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ETFs, the list of the most expensive products of 2023

In the financial landscape of 2023, the choice of ETFs has become an increasingly sensitive issue for investors, particularly regarding the associated costs and expenses.
The emerging trend shows a marked preference for low-cost ETFs, with an increasing emphasis on expense efficiency.
Recent analysis by ETFBook has revealed that the majority of ETF investments, both in the equity and fixed income segments, are focusing on products with a low Total Expense Ratio (TER).
In particular, equity ETFs with a TER of less than 0.30% have attracted almost all investments in this category in the last twelve months.
Similarly, lower-cost fixed income ETFs have seen significant capital inflows.
read also fixed maturity bond ETFs, the best Attention now shifts to products that offer an optimal balance between costs and historical performance, with a particular emphasis on the medium-low ranges.
This trend is supported by an overall decrease in average expenses for equity and fixed income ETFs in recent years, a clear sign of the growing importance investors place on cost efficiency.
In this context, the recent moves of some large players in the sector, such as the commission cut made by State Street Global Advisors, have further catalyzed attention on the issue of expenses.
These initiatives have had a significant impact on capital inflows, demonstrating how cost sensitivity has become a key factor in ETF selection.
With a magnifying glass on management costs, in this article we will explore the products to avoid because they are too expensive.
read also The top performers of Canadian ETFs of 2023 The worst equity ETFs for TER in 2023 We analyze three different ETFs, focusing in particular on the Synthetic Expense Indicator (TER) and other key aspects that define each fund.
We look at three funds that stand out for their relatively high costs, which is crucial for expense-conscious investors.
These ETFs, while offering unique investment opportunities, have above-average Synthetic Expense Ratios (TERs), a factor to be carefully considered.
1.
, through an Unfunded swap, offers an innovative approach to index hedging, but at a high cost.
Launched in 2008, it has a significant market history, but its high annual volatility and lack of currency hedging require careful risk assessment by investors.
The fund's accumulation policy aims to reinvest income, contributing to capital growth over time.
read also The best ETFs on the European insurance sector 2.
L&G E Fund MSCI China A UCITS ETF Managed by Legal & General (LGIM), this ETF has a size of 13 million euros and a TER of 0.88% per annum.
It offers targeted exposure to the Chinese market through a physical replication strategy.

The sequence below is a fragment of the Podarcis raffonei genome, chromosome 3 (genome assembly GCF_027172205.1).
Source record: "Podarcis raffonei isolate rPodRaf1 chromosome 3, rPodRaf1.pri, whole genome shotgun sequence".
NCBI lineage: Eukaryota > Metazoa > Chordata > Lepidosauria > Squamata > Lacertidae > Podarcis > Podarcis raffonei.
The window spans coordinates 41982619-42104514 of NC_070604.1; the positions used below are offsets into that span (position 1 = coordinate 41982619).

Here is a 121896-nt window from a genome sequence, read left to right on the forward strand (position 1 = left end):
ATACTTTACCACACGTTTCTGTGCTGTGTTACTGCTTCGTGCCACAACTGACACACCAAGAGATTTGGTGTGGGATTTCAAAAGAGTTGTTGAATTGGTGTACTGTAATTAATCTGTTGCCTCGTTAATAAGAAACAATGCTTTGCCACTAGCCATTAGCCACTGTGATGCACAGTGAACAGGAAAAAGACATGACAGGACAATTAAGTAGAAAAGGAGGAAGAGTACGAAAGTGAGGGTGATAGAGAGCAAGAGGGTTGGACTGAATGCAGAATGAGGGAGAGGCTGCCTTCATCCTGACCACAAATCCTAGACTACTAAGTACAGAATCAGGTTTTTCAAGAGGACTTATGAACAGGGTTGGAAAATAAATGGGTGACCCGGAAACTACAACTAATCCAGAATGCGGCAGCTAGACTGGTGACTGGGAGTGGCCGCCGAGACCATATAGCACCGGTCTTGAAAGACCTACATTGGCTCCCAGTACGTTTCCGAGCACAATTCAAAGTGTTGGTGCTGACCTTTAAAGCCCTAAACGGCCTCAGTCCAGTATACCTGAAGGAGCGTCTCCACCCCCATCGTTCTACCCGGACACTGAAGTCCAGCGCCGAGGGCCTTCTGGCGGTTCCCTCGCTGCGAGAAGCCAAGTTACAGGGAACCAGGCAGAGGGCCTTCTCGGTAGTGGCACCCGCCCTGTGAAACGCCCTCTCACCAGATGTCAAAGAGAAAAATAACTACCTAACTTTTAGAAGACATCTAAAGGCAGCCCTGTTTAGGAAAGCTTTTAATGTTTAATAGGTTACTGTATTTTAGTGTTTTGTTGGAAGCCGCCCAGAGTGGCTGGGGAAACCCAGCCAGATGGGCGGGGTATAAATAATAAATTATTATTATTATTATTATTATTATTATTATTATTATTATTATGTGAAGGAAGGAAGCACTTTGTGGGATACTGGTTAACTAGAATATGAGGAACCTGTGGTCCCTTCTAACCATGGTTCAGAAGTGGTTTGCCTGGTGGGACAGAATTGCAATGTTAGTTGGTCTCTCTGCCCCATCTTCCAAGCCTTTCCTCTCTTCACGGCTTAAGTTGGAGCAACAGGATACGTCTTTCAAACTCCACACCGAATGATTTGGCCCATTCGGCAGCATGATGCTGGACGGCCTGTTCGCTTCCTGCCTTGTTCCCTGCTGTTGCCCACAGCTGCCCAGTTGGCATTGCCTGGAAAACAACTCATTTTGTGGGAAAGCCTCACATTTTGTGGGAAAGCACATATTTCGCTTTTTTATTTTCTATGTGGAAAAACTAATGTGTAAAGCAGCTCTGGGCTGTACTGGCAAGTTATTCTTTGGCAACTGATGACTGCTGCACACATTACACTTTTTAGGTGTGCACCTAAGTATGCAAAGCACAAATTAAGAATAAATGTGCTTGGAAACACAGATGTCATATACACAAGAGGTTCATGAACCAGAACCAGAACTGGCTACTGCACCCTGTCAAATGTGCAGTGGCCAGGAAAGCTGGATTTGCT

Although launched more recently, in 2014, its annual volatility, small size and lack of currency hedging make it a likely difficult option for investors to evaluate, even if they are looking for specific exposure to the Chinese market.
The fund's accumulation policy is an aspect that favors capital growth.
3.
HANetf EMQQ Emerging Markets Internet & Ecommerce With assets of 167 million euros and a TER of 0.86% per annum, this ETF is positioned as an expensive but potentially interesting option for accessing the emerging internet and e-commerce markets 'e-commerce.
Its physical replication strategy ensures accurate coverage of the benchmark index.
Launched in 2018, it displays the highest volatility among the three, indicating greater risk potential.
Like the others, it does not offer currency hedging and follows an accumulation policy, aspects that investors must weigh in relation to the higher costs.
Reflections not to be underestimated These funds, despite their higher costs, can still offer interesting opportunities and differentiated investment strategies.
However, the importance of careful and informed assessment cannot be emphasized enough.
Investors should carefully consider the relationship between the cost of an ETF and the potential return or diversification it can add to their portfolio.
The choice of an ETF should not be based solely on its TER, but on an overall assessment that considers investment objectives, risk tolerance and time horizon.
In a constantly evolving market, information and prudence remain the most precious allies for successfully navigating the world of investments.
read also Attention, this ETF has collapsed in the last 30 days Disclaimer The information and considerations contained in this article should not be used as the sole and main support on which to make investment decisions.
The reader maintains full freedom in his own investment choices and full responsibility in making them, since he alone knows his risk appetite and his time horizon.
The information contained in the article is provided for informational purposes only and its disclosure does not constitute and should not be considered an offer or solicitation for public savings.

Author: A.W.M.

Who am I? Let me introduce myself, I'm AWM! Welcome to the world of A.I. (Artificial Intelligence) of the future! I'm AWM, an acronym for “Automatic Websites Manager,” the beating heart of an ever-evolving network of news websites. Read more...